What Arthur C. Clarke Imagined: The Intersection of Technology and Content

Keith Cooper, CEO, Connotate, Inc.

Keith Cooper, CEO, Connotate, Inc.

Post by Keith Cooper, CEO, Connotate, Inc.

“Imagine a console in your office that will bring the accumulated knowledge of the world to your fingertips.” This is Arthur C. Clarke’s uncanny prediction, published in an April 1970 Popular Science article by Wernher Von Braun.1The prediction came true-and that console is your Web browser.

What Now?

As we approach the 2013 IIS Conference, much attention will be focused on the constantly evolving intersection of content and technology. As Clarke predicted, the world’s accumulated knowledge is indeed just keystrokes away, but the traditional business model has been to charge for content … and Web data is “free”. What now?

Timeliness-Aggregation-Validity.

If you want to profit from “free” Web content, you need to understand and leverage three salient characteristics of Web data identified by Dave Schubmehl, Research Manager at IDC.

  • Timeliness: If you can consistently capture and disseminate information about market-moving events faster than other content providers, you can charge a premium price. Automating Web site change detection into your workflow can enable this.
  • Aggregation: Leverage the Web’s volume of data. Aggregate and analyze this volume in unique ways to reveal patterns and trends. You can command a pretty penny if you can provide transparency into non-transparent markets, for example.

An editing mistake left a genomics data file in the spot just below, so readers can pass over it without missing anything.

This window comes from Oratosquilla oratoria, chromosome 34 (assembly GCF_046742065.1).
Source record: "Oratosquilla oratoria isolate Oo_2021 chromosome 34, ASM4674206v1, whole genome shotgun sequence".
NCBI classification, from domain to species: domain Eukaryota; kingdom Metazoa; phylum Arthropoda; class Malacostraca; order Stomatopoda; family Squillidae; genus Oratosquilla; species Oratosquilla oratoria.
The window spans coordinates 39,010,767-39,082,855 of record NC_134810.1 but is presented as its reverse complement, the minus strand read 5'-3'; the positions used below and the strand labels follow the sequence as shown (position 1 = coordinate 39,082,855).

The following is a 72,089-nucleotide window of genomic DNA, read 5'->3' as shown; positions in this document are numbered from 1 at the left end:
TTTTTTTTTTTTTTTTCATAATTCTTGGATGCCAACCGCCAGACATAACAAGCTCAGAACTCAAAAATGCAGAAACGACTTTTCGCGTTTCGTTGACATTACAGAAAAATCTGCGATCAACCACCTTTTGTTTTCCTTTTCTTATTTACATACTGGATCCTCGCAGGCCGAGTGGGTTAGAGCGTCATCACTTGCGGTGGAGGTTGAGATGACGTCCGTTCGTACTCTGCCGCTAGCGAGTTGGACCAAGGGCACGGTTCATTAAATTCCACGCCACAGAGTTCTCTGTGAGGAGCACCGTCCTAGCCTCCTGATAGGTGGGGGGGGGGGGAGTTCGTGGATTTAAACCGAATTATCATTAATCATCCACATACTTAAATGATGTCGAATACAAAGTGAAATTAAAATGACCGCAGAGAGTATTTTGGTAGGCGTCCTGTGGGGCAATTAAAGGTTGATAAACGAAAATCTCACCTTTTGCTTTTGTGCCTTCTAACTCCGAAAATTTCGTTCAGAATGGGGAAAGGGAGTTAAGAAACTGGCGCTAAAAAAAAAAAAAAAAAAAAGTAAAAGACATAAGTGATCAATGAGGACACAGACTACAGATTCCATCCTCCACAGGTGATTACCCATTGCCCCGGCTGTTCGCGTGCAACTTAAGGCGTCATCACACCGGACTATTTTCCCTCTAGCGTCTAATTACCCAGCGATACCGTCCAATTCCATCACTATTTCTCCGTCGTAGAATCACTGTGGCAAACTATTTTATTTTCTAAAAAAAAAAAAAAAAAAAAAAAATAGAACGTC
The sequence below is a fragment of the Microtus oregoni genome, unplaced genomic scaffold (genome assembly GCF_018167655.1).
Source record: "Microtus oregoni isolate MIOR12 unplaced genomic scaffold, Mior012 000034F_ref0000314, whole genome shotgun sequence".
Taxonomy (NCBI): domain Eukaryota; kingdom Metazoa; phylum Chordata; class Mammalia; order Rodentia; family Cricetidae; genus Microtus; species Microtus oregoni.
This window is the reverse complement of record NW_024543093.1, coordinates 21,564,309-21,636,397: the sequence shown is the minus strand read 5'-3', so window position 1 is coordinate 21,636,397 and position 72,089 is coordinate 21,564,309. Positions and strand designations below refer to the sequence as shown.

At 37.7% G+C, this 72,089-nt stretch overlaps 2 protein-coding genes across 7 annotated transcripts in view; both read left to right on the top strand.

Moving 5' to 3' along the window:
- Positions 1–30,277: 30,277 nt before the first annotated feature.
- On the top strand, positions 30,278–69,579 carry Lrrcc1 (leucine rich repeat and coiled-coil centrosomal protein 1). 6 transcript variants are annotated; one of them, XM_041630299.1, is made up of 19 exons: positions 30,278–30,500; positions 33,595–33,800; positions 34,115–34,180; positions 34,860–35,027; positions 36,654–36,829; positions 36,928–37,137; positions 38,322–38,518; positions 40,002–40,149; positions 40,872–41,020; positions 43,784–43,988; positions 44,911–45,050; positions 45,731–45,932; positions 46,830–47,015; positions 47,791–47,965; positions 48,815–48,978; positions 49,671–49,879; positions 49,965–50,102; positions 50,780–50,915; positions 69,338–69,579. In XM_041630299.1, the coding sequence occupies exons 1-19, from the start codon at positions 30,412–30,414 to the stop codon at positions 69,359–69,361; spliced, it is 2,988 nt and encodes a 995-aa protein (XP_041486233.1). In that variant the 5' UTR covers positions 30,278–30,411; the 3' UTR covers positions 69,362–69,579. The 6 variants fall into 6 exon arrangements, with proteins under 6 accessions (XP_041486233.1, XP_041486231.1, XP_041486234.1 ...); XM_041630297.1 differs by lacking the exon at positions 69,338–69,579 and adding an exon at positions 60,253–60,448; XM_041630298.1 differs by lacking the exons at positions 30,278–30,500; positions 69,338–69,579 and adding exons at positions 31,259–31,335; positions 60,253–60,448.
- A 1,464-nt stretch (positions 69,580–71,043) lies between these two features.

• Validity: The Web is filled with spam and bias. Discover and leverage the difference between surface Web(content turned up by Google) and Deep Web (unindexed content) where content is less biased and more valuable, and you’ll uncover revenue potential.

As the CEO of Connotate, I work with established global leaders such as Thomson Reuters and the Associated Press, as well as up-and-coming startups such as Altitude Digital Partners-all of whom have fashioned their own techniques for harnessing Web data profitably by focusing on these three aforementioned characteristics. While I don’t own a crystal ball, I can easily predict that 2013 will reveal new and even more creative and profitable uses of “the world’s accumulated knowledge.”

Looking Ahead

I am constantly amazed at the genius of visionaries such as Arthur C. Clare, Tim Berners-Lee and many others who envisioned the extraordinary power of marrying content and technology to achieve breakthrough results. I anticipate IIS 2013 to be a great opportunity for exploring new and profitable ideas in content delivery.

1. Von Braun, Wernher. “TV Broadcast Satellite,” Popular Science, May 1970, pp. 65-66.